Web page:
There’s something wonderfully endearing about Empire of the Sun. Their unshakable determination to explore every creative avenue in the most vibrant way possible is refreshing. Theatricality to rival the likes of Lady Gaga, even David Bowie, and the songs to back it up have seen them enjoy massive success since the turn of the decade with songs like ‘Walking on a Dream’ and ‘We are the People’, soaring up the charts around the world. Now the Australian electro-pop duo are back with their third album Two Vines.
Empire of the Sun’s success is down to them being palatable to such a vast cross section of audiences. There’s fist-pumping beats, plenty of synths and drum machines so they appeal to the ethereally-monged whistle blowers of the dance scene but they’ve also got traditionally structured songs for the not so adventurous dial twiddling FM enthusiast. Album tracks for the whistlers, singles for the twiddlers – I’m pretty sure that’s the formula.
‘Friends’ is a cautionary tale of a pharmaceutically enhanced adventure leading to an irrational mistrust of your nearest and dearest. The beat heaves in a very slightly off centre time signature like an asthmatic at a rave trying to catch his breath as lights flash and limbs flail all around. Penultimate track ‘ZZZ’ is another of the albums highlights strutting in on a sparse arrangement of programmed beats before being swept away by the swell of synths.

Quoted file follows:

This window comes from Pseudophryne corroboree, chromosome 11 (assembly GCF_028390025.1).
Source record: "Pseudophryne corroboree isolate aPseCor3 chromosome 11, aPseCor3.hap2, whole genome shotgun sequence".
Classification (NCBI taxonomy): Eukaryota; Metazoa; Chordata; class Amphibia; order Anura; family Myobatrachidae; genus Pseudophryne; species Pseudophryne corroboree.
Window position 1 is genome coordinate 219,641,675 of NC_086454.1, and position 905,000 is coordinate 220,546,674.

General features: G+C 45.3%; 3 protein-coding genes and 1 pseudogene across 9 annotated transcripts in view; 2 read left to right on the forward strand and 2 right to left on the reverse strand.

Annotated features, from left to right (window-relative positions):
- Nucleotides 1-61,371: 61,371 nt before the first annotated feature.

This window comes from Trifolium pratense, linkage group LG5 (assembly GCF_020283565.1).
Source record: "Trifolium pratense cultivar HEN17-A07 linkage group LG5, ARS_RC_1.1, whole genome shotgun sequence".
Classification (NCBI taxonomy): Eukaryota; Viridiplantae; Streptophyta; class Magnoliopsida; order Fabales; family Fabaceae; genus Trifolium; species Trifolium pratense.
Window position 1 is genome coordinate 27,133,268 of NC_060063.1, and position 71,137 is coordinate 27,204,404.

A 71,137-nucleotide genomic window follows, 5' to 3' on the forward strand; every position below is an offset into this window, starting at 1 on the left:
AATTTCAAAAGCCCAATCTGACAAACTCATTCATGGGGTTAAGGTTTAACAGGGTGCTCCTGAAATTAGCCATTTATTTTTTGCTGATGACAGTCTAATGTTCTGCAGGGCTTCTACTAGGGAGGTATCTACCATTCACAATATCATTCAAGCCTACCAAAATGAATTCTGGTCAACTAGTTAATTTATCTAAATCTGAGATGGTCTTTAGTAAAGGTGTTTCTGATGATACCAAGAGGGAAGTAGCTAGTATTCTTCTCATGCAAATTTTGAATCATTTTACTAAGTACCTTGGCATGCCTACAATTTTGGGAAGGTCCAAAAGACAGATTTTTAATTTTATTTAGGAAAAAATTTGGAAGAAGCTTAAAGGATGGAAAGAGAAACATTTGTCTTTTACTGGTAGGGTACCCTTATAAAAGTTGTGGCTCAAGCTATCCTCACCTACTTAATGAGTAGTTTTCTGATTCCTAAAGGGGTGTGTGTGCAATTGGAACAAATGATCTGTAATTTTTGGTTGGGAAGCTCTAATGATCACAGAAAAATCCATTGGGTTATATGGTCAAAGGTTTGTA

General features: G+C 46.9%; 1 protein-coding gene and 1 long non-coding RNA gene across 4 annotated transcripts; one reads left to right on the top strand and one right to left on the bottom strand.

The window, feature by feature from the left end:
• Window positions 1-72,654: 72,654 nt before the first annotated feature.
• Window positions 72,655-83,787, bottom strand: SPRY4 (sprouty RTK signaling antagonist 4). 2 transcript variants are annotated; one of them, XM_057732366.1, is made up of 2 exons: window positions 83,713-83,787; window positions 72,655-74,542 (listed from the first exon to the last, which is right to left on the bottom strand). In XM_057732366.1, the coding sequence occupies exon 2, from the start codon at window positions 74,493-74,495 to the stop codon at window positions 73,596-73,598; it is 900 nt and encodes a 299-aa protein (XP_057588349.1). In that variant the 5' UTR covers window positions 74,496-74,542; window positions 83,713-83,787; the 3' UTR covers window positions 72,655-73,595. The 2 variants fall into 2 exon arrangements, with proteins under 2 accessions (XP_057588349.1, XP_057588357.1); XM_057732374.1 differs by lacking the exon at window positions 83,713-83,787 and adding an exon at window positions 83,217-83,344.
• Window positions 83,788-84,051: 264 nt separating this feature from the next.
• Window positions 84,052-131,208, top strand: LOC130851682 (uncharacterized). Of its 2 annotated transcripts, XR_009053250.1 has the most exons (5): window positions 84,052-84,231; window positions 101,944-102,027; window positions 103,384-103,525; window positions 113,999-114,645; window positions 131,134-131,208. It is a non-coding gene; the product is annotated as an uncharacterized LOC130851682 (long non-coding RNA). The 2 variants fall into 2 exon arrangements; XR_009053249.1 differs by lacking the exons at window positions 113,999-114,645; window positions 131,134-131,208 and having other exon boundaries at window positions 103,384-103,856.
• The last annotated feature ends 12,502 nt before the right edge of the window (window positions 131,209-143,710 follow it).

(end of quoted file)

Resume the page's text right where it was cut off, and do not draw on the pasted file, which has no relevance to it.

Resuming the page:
There are some really nice instrumental touches on this record. Funky angular guitar, some acoustic 12 string in places, flesh on the electro bones. However, there is a lack of genuinely stand out songs. Nothing jumps out, makes you want to skip back and play it again straight away. The tempo changes and synths coming get a little bit predictable. Once that happens some of the songs just morph into each other. There really isn’t anything to rival the two whopper singles mentioned above.
Empire of the Sun started out as a side project for Luke Steele of Sleepy Jackson and Pnau’s Nick Littlemore so they could explore electro together, perhaps the manifesto carries with it limitations. It’s a matter of taste I suppose but using the same or at least very similar effects on the majority of the songs on a record can get a bit tedious. If this electro-pop duo is your duo of choice, Two Vines could be right up your street. If not, there’s probably a couple of tracks that will blow your hair back slightly but the whole record may be just a little bit too uniform.